It’s only a year since India won the ICC under-19 World Cup in Townsville, Australia. That memories of the triumph are so fresh should come as no surprise, but someone actually writing a book on the win should considering India is not a country that is big on tour books no matter how memorable and successful.
Sydney-based Indian, Gaurav Joshi had his book Teen Thunder Down Under released by Balvinder Singh Sandhu and Praveen Amre at the Mumbai Press Club on Saturday evening. Joshi reported on the tournament for MiD DAY.
Alongwith the two former India players, was Harmeet Singh, the left-arm spinner who made such an impression in last year’s tournament that Ian Chappell felt he was like spin legend Bishan Singh Bedi in many ways. Harmeet and captain Unmukt Chand were the two players who impressed the former Australia captain turned commentator.
Amre was a member of the India under-19 team to Australia in 1981 while Sandhu managed a youth team to New Zealand a decade ago and they fully appreciated the fact that Chand’s team conquered conditions and opposition to reign supreme.
India beat Pakistan en route to glory and Sandhu was at pains to explain how beating the neighbours is never easy because of the pressure they exert on their opposition even off the field. Amre had no doubt that India’s future is in safe hands and the under-19 level is a critical part of a journey. Sandhu established the fact that boys will be boys with a yarn about what happened in between practice games in Australia before the under-19 World Cup at New Zealand 2002 when he was coach. “Dilip Vengsarkar was with the team as consultant. One night, Dilip went down from his hotel room to make a phone call and found the team in the lobby. ‘What are you all doing here,’ he asked. He soon discovered they were all set to visit the beach and soak in the Australian culture.”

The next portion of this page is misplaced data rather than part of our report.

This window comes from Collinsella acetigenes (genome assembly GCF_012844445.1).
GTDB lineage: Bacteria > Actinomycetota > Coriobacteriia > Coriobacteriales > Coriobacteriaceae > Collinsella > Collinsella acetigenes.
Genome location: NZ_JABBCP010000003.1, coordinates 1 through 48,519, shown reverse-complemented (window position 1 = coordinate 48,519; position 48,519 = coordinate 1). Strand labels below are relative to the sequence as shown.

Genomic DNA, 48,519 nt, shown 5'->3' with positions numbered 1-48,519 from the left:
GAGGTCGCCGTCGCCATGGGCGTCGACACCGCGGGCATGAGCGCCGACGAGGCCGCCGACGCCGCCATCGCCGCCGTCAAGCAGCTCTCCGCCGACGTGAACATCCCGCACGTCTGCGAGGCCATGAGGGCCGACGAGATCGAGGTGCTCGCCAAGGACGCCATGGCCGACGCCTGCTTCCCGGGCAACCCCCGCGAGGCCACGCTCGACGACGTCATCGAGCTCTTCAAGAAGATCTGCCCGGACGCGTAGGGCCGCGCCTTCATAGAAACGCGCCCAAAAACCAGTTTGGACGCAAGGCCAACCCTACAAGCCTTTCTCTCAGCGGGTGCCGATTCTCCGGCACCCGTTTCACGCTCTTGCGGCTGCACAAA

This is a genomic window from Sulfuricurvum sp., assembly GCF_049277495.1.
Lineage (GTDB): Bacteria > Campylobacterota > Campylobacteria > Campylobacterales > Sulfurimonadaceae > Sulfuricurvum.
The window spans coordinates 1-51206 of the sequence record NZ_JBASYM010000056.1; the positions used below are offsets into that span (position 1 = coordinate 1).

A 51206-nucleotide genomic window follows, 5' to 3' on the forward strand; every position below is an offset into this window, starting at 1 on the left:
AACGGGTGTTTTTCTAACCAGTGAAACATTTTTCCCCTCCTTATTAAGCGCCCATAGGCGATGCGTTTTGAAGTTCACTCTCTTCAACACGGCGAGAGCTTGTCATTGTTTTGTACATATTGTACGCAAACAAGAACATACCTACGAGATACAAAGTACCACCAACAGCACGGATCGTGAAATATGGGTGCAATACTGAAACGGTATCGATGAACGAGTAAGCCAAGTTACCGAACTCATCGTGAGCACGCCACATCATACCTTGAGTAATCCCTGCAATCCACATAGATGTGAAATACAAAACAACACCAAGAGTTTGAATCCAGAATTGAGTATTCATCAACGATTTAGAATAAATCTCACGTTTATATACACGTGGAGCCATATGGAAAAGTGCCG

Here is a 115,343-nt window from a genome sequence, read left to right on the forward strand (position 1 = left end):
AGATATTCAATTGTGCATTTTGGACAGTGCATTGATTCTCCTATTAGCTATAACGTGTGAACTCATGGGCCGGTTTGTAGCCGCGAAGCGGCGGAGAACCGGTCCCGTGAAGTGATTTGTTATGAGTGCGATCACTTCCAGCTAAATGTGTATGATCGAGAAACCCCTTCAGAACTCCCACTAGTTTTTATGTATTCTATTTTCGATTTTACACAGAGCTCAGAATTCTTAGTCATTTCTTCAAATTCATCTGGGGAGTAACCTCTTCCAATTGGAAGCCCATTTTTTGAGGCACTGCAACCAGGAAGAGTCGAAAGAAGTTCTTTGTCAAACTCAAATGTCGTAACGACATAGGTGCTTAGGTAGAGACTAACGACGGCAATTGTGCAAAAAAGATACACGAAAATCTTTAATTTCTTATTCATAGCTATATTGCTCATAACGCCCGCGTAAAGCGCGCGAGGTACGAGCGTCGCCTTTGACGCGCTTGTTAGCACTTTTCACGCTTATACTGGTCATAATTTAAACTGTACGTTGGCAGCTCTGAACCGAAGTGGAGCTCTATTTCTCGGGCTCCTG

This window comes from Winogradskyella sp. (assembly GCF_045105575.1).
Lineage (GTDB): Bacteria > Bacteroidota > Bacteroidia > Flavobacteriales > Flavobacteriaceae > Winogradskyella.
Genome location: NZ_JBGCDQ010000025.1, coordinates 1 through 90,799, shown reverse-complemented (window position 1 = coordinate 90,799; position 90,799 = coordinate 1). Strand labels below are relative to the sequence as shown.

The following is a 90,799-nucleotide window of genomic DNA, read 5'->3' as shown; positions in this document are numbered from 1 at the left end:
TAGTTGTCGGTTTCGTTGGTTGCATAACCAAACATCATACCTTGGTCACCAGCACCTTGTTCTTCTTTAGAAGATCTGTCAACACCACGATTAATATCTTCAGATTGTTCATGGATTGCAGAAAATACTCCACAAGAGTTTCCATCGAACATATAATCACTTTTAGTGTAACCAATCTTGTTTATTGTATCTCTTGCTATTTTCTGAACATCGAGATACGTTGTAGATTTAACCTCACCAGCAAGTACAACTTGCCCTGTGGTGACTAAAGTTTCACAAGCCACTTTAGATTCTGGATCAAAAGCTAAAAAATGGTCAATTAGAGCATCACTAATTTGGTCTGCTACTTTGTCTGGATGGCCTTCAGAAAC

Harmeet Singh sitting nearby had a chuckle and later spoke about how he and his 2012 teammates were well looked after by the Indian families in Townsville. “The people of Townsville were really kind. It was like a reunion for us. We always felt at home. I was sick for three to four days and sadly had to miss two matches. But they cooked ‘Dal-Chawal’ for me. It was a homely atmosphere.”
Harmeet indicated that the loss to Pakistan in the quarter-finals at the 2010 World Cup played a role in his motivation to get it right and end up winning. The young Sikh batted with Sandeep Sharma to help India win by one wicket after a spell of 10-1-20-1.
Joshi recalled how the team’s liaison manager Jason despite being an Australian, wore an India t’shirt on the day of the final against Australia. According to Harmeet, Jason is now his manager. The book release function was also attended by former India pacer Abey Kuruvilla, who was the chairman of the selection committee which picked the under-19 team.
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